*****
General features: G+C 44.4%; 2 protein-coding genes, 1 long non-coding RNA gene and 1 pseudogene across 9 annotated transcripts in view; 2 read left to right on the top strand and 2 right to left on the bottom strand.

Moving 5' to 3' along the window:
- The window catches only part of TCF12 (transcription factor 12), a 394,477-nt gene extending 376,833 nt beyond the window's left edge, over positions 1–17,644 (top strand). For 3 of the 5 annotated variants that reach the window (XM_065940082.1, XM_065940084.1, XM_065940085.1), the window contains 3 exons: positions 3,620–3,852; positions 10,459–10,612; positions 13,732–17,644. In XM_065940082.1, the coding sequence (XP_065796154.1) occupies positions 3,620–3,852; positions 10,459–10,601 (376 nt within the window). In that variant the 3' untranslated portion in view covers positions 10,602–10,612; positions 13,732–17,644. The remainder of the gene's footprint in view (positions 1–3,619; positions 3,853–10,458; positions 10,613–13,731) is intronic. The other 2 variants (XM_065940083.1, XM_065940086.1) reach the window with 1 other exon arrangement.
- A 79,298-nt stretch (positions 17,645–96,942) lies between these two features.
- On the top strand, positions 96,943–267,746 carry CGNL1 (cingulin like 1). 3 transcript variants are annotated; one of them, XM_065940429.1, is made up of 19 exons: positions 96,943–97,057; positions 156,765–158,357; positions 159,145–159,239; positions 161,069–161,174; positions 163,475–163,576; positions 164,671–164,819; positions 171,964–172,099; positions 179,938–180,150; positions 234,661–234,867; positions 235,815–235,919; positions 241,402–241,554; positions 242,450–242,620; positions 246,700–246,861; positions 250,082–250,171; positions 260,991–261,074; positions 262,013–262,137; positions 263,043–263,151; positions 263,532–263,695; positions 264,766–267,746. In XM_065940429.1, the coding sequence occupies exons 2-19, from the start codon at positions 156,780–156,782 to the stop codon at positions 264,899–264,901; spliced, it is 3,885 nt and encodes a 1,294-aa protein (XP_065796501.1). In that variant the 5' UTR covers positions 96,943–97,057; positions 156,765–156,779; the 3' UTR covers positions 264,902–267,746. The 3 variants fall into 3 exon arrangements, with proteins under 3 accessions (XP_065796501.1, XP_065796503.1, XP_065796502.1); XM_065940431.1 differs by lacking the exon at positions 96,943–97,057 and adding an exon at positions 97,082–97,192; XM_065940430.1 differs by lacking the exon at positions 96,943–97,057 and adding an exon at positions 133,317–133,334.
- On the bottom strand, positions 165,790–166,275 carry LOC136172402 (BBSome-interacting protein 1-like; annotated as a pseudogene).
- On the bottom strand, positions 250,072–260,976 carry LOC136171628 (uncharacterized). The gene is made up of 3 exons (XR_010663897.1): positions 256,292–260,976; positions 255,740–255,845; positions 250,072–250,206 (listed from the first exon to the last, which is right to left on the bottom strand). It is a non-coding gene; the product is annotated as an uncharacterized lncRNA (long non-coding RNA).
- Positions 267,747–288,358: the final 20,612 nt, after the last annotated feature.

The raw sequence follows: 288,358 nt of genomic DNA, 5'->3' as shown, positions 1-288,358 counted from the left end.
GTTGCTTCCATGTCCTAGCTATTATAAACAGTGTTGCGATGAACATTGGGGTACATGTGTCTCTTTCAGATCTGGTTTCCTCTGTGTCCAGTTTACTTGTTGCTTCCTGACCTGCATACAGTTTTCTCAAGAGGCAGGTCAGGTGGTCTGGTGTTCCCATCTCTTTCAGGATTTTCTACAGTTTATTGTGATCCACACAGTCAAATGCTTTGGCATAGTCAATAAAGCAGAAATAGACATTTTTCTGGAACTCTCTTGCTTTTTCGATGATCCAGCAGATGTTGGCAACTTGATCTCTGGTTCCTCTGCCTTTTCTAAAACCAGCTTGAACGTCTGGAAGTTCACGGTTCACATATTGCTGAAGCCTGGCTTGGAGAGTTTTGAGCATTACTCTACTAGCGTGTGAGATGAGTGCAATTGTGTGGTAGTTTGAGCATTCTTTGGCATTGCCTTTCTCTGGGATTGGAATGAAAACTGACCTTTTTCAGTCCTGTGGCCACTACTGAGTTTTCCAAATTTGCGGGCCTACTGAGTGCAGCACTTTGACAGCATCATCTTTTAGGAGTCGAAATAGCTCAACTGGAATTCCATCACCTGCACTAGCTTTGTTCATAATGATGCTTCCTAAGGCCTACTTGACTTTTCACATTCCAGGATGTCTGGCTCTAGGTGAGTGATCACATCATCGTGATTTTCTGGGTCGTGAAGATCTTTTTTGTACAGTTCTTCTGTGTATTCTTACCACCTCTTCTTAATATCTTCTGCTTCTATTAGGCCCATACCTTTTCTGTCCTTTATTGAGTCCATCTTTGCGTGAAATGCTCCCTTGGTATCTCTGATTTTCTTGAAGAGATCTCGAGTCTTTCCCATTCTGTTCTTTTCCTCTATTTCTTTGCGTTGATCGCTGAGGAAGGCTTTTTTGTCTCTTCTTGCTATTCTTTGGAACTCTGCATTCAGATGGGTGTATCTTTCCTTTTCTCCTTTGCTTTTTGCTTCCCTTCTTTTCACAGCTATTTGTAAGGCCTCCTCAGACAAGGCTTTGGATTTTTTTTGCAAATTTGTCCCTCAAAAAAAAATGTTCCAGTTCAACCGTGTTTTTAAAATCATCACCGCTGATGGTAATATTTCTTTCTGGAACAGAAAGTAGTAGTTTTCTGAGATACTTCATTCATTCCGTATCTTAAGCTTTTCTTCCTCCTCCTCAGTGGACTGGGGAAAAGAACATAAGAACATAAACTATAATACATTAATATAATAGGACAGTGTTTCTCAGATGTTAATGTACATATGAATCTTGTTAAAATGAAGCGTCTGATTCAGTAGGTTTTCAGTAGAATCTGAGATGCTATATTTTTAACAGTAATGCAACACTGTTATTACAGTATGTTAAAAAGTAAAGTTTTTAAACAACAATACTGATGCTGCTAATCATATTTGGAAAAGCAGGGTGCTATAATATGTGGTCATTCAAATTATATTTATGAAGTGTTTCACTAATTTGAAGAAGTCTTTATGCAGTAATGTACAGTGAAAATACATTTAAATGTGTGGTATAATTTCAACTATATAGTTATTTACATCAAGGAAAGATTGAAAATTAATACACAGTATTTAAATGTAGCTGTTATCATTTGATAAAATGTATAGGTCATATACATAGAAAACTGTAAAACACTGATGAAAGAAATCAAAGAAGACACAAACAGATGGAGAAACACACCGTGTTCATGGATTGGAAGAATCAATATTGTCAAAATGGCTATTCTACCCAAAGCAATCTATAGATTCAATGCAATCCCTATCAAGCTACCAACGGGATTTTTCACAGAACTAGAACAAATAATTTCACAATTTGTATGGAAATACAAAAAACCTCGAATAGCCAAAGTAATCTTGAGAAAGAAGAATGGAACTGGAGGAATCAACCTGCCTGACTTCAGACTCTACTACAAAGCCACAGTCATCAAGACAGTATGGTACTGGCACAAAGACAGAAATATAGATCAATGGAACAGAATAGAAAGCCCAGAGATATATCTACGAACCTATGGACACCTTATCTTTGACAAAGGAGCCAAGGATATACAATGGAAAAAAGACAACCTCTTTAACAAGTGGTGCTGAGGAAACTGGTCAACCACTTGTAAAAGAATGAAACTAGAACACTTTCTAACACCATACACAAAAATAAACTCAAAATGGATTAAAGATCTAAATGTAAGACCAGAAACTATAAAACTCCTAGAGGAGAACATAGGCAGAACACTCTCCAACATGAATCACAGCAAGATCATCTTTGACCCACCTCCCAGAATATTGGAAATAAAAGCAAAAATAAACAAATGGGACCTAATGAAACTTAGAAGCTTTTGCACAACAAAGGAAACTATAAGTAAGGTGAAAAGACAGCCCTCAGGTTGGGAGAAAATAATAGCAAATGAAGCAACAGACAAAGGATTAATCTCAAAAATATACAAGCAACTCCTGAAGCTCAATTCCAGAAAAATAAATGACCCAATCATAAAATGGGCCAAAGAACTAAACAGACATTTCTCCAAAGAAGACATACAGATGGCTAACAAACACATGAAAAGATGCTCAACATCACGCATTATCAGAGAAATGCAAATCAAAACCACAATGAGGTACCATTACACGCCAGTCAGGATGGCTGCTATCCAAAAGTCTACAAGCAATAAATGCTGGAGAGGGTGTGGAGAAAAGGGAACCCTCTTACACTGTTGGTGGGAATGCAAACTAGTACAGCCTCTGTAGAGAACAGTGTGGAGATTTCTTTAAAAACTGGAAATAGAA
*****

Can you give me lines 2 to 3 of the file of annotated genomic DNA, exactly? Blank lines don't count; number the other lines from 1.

Moving 5' to 3' along the window:
- The window catches only part of TCF12 (transcription factor 12), a 394,477-nt gene extending 376,833 nt beyond the window's left edge, over positions 1–17,644 (top strand). For 3 of the 5 annotated variants that reach the window (XM_065940082.1, XM_065940084.1, XM_065940085.1), the window contains 3 exons: positions 3,620–3,852; positions 10,459–10,612; positions 13,732–17,644. In XM_065940082.1, the coding sequence (XP_065796154.1) occupies positions 3,620–3,852; positions 10,459–10,601 (376 nt within the window). In that variant the 3' untranslated portion in view covers positions 10,602–10,612; positions 13,732–17,644. The remainder of the gene's footprint in view (positions 1–3,619; positions 3,853–10,458; positions 10,613–13,731) is intronic. The other 2 variants (XM_065940083.1, XM_065940086.1) reach the window with 1 other exon arrangement.